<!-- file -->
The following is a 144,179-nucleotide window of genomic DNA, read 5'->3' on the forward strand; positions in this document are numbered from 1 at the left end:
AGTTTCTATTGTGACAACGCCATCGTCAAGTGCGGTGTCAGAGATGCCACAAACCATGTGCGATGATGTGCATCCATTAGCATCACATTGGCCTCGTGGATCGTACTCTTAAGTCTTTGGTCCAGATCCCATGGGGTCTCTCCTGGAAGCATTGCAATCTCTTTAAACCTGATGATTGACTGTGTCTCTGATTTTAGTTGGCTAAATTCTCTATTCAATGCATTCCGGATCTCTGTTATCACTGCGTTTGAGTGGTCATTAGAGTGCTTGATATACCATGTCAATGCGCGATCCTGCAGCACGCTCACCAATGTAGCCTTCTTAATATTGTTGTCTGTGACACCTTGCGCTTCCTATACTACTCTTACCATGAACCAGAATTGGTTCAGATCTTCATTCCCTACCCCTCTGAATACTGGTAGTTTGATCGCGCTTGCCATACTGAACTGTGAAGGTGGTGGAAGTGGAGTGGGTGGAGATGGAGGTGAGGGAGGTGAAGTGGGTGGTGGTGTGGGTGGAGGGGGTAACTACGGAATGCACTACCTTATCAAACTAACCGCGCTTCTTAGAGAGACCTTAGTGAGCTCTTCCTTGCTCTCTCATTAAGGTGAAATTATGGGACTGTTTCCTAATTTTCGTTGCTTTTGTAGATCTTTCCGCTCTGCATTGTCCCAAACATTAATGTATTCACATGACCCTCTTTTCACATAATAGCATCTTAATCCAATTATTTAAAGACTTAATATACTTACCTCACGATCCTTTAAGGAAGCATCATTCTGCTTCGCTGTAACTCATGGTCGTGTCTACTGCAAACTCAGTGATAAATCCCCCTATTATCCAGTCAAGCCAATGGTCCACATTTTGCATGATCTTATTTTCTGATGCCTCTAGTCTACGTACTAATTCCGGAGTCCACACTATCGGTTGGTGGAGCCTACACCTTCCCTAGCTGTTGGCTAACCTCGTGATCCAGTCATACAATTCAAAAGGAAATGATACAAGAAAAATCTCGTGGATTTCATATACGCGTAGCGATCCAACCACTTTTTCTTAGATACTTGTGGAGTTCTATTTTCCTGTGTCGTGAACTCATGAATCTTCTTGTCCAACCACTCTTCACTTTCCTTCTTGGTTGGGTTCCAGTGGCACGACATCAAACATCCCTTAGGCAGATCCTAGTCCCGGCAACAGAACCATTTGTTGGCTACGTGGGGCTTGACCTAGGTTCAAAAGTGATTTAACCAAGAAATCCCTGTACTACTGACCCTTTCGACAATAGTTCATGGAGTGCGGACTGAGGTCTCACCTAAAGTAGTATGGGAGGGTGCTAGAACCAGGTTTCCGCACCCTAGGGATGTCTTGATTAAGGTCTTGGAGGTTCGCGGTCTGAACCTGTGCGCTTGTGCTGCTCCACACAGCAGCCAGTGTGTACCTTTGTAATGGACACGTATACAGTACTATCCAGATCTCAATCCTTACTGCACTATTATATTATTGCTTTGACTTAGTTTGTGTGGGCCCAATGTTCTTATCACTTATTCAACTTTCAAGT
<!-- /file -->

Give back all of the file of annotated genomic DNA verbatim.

The following is a 144,179-nucleotide window of genomic DNA, read 5'->3' on the forward strand; positions in this document are numbered from 1 at the left end:
AGTTTCTATTGTGACAACGCCATCGTCAAGTGCGGTGTCAGAGATGCCACAAACCATGTGCGATGATGTGCATCCATTAGCATCACATTGGCCTCGTGGATCGTACTCTTAAGTCTTTGGTCCAGATCCCATGGGGTCTCTCCTGGAAGCATTGCAATCTCTTTAAACCTGATGATTGACTGTGTCTCTGATTTTAGTTGGCTAAATTCTCTATTCAATGCATTCCGGATCTCTGTTATCACTGCGTTTGAGTGGTCATTAGAGTGCTTGATATACCATGTCAATGCGCGATCCTGCAGCACGCTCACCAATGTAGCCTTCTTAATATTGTTGTCTGTGACACCTTGCGCTTCCTATACTACTCTTACCATGAACCAGAATTGGTTCAGATCTTCATTCCCTACCCCTCTGAATACTGGTAGTTTGATCGCGCTTGCCATACTGAACTGTGAAGGTGGTGGAAGTGGAGTGGGTGGAGATGGAGGTGAGGGAGGTGAAGTGGGTGGTGGTGTGGGTGGAGGGGGTAACTACGGAATGCACTACCTTATCAAACTAACCGCGCTTCTTAGAGAGACCTTAGTGAGCTCTTCCTTGCTCTCTCATTAAGGTGAAATTATGGGACTGTTTCCTAATTTTCGTTGCTTTTGTAGATCTTTCCGCTCTGCATTGTCCCAAACATTAATGTATTCACATGACCCTCTTTTCACATAATAGCATCTTAATCCAATTATTTAAAGACTTAATATACTTACCTCACGATCCTTTAAGGAAGCATCATTCTGCTTCGCTGTAACTCATGGTCGTGTCTACTGCAAACTCAGTGATAAATCCCCCTATTATCCAGTCAAGCCAATGGTCCACATTTTGCATGATCTTATTTTCTGATGCCTCTAGTCTACGTACTAATTCCGGAGTCCACACTATCGGTTGGTGGAGCCTACACCTTCCCTAGCTGTTGGCTAACCTCGTGATCCAGTCATACAATTCAAAAGGAAATGATACAAGAAAAATCTCGTGGATTTCATATACGCGTAGCGATCCAACCACTTTTTCTTAGATACTTGTGGAGTTCTATTTTCCTGTGTCGTGAACTCATGAATCTTCTTGTCCAACCACTCTTCACTTTCCTTCTTGGTTGGGTTCCAGTGGCACGACATCAAACATCCCTTAGGCAGATCCTAGTCCCGGCAACAGAACCATTTGTTGGCTACGTGGGGCTTGACCTAGGTTCAAAAGTGATTTAACCAAGAAATCCCTGTACTACTGACCCTTTCGACAATAGTTCATGGAGTGCGGACTGAGGTCTCACCTAAAGTAGTATGGGAGGGTGCTAGAACCAGGTTTCCGCACCCTAGGGATGTCTTGATTAAGGTCTTGGAGGTTCGCGGTCTGAACCTGTGCGCTTGTGCTGCTCCACACAGCAGCCAGTGTGTACCTTTGTAATGGACACGTATACAGTACTATCCAGATCTCAATCCTTACTGCACTATTATATTATTGCTTTGACTTAGTTTGTGTGGGCCCAATGTTCTTATCACTTATTCAACTTTCAAGT